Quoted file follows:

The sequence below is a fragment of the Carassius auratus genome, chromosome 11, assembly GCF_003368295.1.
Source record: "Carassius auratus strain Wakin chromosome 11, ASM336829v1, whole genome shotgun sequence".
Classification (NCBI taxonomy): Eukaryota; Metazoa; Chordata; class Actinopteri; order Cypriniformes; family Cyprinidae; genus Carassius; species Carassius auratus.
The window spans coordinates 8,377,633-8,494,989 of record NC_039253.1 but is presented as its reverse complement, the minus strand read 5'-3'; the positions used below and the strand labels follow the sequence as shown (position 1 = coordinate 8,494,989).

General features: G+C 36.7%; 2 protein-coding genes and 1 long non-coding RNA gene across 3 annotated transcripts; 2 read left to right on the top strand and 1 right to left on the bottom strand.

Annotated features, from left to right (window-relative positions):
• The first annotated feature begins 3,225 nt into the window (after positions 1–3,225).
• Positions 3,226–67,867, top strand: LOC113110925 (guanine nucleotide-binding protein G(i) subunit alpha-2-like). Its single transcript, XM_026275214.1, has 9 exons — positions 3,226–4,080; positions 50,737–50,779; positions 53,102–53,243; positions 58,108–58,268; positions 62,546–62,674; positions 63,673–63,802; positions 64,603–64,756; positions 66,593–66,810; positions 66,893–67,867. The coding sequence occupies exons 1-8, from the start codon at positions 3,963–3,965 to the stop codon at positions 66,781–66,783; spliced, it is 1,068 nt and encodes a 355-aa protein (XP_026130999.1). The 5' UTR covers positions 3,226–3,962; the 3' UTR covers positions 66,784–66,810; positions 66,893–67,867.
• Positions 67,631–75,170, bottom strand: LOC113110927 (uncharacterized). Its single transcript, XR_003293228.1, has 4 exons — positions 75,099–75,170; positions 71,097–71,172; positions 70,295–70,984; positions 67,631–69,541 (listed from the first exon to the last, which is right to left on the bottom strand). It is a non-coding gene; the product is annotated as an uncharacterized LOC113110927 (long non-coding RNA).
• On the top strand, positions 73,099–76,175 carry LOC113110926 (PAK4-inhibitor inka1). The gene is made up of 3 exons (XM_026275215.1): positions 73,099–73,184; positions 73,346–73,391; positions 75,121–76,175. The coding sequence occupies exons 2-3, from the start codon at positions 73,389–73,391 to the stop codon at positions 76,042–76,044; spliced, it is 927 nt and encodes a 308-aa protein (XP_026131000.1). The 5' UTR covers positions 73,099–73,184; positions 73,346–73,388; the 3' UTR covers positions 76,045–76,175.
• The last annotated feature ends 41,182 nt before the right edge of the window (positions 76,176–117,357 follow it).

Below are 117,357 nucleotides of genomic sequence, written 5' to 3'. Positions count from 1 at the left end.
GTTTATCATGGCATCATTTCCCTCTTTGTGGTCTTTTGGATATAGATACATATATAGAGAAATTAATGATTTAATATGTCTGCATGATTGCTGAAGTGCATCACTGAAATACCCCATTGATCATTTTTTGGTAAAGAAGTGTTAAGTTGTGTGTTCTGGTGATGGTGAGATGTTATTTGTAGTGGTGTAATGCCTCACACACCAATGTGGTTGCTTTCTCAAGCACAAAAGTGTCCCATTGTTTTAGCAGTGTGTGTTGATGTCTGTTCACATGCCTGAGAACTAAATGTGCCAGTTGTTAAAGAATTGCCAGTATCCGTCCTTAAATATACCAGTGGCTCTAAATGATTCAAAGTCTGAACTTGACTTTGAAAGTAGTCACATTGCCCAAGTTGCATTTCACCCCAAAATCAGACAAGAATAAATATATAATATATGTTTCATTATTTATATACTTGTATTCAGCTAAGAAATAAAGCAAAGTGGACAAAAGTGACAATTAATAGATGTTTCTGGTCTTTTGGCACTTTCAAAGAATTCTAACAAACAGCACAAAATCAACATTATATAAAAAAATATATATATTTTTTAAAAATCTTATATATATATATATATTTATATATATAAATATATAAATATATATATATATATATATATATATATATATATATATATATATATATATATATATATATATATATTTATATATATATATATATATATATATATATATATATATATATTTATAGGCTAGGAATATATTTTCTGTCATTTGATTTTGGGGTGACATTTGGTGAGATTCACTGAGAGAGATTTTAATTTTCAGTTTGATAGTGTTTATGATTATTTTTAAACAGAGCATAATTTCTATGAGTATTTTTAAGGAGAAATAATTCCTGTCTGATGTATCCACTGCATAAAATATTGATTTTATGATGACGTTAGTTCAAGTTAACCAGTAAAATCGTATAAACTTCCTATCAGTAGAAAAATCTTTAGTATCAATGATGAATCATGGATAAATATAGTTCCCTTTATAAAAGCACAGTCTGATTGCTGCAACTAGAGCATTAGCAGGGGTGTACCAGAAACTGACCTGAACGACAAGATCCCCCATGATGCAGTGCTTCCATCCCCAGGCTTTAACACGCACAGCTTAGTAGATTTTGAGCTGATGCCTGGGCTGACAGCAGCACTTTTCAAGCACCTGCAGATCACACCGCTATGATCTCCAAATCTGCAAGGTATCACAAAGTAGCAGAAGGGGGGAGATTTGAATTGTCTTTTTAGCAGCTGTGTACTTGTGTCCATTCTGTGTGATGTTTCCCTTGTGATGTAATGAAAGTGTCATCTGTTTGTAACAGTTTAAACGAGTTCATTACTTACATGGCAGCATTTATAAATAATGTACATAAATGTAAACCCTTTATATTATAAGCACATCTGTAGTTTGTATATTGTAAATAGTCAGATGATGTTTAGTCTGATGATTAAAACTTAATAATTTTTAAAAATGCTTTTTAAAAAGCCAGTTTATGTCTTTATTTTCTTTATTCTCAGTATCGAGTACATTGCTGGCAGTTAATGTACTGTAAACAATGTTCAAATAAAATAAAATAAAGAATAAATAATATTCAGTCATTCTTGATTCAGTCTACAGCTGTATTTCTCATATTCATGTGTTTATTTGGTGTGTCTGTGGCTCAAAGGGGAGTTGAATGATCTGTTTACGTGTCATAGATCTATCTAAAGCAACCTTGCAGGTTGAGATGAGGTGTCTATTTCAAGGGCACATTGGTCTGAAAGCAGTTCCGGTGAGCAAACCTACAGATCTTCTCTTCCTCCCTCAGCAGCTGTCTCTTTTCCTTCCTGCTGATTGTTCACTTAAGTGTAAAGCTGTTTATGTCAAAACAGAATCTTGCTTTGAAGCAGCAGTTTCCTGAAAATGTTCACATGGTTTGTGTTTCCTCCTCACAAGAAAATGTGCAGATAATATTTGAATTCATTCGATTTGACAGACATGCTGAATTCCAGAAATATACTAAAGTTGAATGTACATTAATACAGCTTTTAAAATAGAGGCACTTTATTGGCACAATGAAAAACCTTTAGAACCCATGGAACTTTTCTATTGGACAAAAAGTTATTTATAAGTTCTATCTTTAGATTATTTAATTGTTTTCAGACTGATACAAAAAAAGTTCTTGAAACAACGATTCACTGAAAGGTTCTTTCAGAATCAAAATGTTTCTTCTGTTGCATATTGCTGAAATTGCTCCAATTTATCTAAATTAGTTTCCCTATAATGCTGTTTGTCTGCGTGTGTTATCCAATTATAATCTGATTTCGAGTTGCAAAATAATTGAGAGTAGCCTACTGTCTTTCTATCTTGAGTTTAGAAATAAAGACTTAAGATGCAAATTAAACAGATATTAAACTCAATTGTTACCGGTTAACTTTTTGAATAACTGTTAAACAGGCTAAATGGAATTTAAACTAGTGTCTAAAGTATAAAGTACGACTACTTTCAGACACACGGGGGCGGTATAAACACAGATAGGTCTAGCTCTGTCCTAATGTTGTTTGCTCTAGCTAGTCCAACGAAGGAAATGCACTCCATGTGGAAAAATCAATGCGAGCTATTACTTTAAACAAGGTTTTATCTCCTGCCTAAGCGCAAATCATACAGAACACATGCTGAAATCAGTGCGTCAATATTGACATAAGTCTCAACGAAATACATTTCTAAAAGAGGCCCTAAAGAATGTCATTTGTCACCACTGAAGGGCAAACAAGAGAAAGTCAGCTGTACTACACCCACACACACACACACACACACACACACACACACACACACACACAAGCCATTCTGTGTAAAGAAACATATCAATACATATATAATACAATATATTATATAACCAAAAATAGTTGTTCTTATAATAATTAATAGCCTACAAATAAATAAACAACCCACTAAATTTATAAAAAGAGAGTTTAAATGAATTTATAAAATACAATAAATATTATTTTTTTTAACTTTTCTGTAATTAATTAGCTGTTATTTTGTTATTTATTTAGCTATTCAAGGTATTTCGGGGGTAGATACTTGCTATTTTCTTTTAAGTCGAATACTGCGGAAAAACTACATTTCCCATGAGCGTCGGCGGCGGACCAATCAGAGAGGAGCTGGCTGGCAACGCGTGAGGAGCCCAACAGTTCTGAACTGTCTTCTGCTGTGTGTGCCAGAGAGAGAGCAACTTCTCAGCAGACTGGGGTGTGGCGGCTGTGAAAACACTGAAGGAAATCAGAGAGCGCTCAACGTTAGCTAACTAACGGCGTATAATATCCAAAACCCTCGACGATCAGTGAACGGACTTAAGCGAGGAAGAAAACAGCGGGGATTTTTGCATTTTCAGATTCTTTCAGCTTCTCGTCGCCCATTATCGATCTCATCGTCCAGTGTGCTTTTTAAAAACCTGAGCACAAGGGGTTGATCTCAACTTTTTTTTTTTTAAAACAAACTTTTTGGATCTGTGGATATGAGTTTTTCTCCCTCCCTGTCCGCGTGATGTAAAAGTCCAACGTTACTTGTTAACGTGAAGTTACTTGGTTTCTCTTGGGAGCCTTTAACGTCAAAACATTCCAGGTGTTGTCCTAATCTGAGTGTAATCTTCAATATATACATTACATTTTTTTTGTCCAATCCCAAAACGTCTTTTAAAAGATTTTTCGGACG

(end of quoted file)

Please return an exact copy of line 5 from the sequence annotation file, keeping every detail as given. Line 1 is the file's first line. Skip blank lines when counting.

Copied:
General features: G+C 36.7%; 2 protein-coding genes and 1 long non-coding RNA gene across 3 annotated transcripts; 2 read left to right on the top strand and 1 right to left on the bottom strand.